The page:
To compliment one, and omit the other, is the equivalent of saying to the other "As for you-- you're not looking all that great!"

   Gugger Petter link
   Newspaper and mixed media

Both the ignorer and the ignored don't quite realize this. "I was just giving my friend a compliment!" But the ignored feels it in her bones.

Surely it is courtesy to compliment everybody in the room. “My goodness how spectacular you ladies are looking!” Then steer her to the kitchen to whisper: “You are the most stunning woman in the room!”

People explain that they compliment young girls the most because in this era of covergirls, the young are very insecure. I disagree. It is the woman who is on her way out the door who most longs to hear a compliment again. The girl just coming in the door, no matter how insecure, knows there will be compliments to come.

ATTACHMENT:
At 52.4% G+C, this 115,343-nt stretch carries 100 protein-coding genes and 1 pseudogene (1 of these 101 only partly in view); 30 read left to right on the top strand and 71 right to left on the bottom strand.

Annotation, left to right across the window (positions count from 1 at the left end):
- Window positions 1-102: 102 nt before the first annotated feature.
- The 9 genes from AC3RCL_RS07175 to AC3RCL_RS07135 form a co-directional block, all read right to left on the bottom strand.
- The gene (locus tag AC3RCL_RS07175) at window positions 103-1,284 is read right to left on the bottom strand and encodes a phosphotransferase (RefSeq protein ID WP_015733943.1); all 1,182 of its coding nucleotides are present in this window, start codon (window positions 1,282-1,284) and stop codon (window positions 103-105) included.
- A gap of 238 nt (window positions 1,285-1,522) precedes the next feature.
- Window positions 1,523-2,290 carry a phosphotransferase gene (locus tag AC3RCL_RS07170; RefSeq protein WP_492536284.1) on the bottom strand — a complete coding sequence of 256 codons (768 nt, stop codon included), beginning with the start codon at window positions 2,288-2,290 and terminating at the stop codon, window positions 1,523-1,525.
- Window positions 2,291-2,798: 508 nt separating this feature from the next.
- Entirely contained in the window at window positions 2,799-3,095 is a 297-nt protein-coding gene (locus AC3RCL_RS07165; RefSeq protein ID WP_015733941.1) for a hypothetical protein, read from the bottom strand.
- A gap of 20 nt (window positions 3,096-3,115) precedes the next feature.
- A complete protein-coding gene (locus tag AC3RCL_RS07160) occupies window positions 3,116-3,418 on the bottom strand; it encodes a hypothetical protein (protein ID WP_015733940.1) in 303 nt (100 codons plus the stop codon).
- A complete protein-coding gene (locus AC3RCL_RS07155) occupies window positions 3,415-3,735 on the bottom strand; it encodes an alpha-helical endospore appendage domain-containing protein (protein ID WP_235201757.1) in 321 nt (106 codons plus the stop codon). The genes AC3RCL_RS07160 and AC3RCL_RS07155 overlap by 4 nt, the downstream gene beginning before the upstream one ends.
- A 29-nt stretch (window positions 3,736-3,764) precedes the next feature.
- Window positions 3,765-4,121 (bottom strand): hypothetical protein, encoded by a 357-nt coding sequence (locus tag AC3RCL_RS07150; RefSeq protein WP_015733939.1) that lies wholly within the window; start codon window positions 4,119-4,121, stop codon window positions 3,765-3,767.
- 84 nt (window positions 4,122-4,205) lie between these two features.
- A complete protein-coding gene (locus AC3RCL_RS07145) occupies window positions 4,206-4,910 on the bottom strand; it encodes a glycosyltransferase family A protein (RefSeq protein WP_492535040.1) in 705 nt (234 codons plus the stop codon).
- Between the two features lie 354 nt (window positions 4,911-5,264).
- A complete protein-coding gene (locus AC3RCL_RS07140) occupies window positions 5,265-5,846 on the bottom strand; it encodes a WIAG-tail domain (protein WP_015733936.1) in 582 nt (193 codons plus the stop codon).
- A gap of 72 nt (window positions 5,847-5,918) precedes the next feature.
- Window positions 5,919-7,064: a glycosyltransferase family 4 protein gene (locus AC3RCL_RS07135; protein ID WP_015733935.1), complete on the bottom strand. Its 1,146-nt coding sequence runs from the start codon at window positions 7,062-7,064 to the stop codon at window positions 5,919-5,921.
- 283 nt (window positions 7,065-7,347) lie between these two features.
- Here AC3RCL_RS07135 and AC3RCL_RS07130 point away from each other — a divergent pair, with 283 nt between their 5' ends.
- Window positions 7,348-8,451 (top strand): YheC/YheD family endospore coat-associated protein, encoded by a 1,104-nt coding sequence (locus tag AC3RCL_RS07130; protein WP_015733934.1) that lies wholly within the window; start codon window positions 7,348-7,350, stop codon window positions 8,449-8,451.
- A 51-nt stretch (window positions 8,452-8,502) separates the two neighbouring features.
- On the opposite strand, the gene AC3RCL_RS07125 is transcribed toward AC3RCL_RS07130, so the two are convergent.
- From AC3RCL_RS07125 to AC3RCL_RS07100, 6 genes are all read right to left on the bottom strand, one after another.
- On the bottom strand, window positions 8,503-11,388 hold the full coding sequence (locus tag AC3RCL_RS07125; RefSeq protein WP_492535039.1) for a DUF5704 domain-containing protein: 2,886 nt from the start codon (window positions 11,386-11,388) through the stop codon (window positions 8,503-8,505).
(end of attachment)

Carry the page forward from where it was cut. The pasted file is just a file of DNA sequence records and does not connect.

getting all Simone
I certainly need a compliment! I know this sounds all 1950s de Beauvoir Second Sex, but isn’t it the ultimate irony, the ultimate practical joke, that those who are most valued for their looks- and who most value their own looks- (for the most part, women) are the very ones who as they age grow “invisible” as the saying goes?

I’m always tickled when an old-school fellow, who has seen a different era, often for example a middle-aged bus driver or bookstore clerk—we’ve all seen this—says to any woman, to a 93-year-old woman, without a trace of irony:

“May I help you, young lady?”
That is chivalry!

for life
He is not making fun. He has no arrogance, it doesn't lower him to see it and to say it. A woman’s self-image is formed while she is a young lady; there is a certain sense in which she remains one for the rest of her life.